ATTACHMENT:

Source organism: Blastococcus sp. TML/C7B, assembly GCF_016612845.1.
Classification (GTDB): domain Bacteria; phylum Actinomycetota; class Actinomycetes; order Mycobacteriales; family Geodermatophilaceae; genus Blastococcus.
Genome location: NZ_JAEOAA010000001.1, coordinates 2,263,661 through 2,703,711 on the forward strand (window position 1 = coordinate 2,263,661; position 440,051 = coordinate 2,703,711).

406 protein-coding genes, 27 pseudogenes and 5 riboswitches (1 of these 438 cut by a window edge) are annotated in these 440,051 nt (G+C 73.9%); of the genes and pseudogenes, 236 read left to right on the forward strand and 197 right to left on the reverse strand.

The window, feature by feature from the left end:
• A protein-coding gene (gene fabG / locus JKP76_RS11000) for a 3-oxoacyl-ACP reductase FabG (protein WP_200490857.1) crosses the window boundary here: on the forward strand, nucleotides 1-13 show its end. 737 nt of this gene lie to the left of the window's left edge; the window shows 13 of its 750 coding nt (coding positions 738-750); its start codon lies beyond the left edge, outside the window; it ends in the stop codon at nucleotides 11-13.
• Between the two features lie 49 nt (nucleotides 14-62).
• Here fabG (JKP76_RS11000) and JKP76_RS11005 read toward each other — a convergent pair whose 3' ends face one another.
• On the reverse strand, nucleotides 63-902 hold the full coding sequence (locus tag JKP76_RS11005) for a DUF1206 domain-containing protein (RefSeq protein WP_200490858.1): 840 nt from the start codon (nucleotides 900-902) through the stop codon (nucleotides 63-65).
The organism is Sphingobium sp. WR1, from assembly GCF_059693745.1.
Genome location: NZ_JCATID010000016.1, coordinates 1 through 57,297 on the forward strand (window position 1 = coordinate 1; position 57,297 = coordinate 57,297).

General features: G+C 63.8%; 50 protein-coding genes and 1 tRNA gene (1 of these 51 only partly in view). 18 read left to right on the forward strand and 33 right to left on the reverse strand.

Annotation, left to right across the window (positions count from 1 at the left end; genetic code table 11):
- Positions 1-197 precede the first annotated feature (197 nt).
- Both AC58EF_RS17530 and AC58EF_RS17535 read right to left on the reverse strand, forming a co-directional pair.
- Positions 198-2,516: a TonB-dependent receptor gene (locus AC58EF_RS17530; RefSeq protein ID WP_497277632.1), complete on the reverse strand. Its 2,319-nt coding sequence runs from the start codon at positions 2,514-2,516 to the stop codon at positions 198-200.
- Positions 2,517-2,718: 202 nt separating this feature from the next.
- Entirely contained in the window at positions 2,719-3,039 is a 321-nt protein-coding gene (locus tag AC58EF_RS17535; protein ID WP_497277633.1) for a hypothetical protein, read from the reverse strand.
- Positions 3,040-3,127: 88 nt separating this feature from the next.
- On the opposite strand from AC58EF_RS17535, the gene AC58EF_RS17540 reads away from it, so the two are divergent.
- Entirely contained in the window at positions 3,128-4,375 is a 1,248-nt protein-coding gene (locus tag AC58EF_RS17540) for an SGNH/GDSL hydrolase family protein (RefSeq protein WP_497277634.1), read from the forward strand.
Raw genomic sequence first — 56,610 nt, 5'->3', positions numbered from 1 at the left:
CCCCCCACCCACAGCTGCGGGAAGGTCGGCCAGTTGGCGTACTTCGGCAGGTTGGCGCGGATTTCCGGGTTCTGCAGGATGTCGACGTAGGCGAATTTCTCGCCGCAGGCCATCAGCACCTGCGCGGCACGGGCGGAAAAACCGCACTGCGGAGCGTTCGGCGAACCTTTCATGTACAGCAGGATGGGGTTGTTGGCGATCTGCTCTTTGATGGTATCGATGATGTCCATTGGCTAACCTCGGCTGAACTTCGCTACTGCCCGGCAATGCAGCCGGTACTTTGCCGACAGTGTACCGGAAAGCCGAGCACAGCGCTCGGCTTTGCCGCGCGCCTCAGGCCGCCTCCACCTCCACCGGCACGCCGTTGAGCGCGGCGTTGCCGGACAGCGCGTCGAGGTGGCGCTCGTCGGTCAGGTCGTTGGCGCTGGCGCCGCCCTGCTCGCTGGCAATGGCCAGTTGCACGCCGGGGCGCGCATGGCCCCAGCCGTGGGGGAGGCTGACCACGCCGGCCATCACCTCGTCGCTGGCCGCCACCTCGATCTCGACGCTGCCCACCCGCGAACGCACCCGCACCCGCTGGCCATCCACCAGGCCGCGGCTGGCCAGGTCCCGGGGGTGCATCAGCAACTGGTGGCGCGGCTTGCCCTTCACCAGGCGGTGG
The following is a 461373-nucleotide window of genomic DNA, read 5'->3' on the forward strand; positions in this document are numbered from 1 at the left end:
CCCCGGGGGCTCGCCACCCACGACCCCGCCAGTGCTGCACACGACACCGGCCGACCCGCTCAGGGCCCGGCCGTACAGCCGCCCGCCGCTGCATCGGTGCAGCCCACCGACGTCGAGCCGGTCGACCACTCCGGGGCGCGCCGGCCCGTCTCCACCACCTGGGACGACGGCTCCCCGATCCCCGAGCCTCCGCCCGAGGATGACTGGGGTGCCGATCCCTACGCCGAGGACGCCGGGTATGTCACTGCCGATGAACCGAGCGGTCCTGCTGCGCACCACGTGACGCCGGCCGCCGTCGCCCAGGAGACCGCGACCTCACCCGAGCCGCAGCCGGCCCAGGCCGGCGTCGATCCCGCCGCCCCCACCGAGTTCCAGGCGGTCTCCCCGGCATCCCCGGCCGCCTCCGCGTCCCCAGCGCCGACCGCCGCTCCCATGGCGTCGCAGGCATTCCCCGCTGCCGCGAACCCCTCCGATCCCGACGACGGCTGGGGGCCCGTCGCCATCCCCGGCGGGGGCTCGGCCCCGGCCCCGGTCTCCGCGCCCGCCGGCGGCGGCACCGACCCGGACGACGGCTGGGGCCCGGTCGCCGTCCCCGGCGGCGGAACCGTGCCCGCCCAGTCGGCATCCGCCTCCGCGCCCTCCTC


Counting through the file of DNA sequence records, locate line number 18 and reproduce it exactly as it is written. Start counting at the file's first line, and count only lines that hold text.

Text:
- Entirely contained in the window at positions 2,719-3,039 is a 321-nt protein-coding gene (locus tag AC58EF_RS17535; protein ID WP_497277633.1) for a hypothetical protein, read from the reverse strand.